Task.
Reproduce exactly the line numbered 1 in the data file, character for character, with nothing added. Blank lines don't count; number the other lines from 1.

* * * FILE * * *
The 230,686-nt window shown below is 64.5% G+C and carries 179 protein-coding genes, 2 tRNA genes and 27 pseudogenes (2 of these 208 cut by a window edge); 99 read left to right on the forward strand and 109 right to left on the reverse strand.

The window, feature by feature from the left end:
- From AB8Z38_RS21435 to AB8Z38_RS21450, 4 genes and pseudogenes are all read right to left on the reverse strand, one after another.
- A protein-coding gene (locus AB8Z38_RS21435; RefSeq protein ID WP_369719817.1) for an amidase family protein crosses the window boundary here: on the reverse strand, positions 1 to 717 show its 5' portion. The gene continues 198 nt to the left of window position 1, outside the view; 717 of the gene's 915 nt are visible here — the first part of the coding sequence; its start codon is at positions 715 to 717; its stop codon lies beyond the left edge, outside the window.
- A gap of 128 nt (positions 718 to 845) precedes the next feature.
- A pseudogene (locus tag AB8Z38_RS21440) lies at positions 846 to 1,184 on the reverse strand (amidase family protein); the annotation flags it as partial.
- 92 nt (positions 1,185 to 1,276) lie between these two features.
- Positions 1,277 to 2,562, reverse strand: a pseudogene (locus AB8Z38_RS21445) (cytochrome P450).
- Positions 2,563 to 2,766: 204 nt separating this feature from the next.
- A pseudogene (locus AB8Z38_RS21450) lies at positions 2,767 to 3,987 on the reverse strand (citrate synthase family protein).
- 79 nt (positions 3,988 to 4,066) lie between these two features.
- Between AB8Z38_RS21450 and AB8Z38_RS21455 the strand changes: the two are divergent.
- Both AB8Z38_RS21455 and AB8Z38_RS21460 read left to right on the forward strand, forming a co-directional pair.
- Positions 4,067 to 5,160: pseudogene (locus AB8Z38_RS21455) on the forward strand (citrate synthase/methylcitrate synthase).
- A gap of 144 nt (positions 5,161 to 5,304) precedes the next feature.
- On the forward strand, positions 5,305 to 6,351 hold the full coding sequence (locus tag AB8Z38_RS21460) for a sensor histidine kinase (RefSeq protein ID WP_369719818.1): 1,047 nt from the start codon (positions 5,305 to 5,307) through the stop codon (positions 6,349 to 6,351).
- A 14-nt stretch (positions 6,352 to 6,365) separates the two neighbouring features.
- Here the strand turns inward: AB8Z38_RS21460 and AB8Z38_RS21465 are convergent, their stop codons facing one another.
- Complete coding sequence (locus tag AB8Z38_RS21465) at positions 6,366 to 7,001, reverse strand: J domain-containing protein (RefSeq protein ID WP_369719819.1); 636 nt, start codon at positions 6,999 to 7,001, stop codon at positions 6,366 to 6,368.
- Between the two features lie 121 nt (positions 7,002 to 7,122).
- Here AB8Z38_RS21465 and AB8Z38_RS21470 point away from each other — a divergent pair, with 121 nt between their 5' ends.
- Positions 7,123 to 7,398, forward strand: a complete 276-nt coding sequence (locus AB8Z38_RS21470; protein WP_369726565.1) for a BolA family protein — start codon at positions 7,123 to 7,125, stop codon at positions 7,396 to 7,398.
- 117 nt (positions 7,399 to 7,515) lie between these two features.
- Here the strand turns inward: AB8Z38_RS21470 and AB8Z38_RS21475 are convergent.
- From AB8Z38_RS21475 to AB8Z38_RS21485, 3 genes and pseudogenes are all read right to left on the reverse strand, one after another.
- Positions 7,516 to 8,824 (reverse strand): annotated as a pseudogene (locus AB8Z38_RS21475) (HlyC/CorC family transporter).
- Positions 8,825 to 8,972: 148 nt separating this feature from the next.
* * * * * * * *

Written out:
The 230,686-nt window shown below is 64.5% G+C and carries 179 protein-coding genes, 2 tRNA genes and 27 pseudogenes (2 of these 208 cut by a window edge); 99 read left to right on the forward strand and 109 right to left on the reverse strand.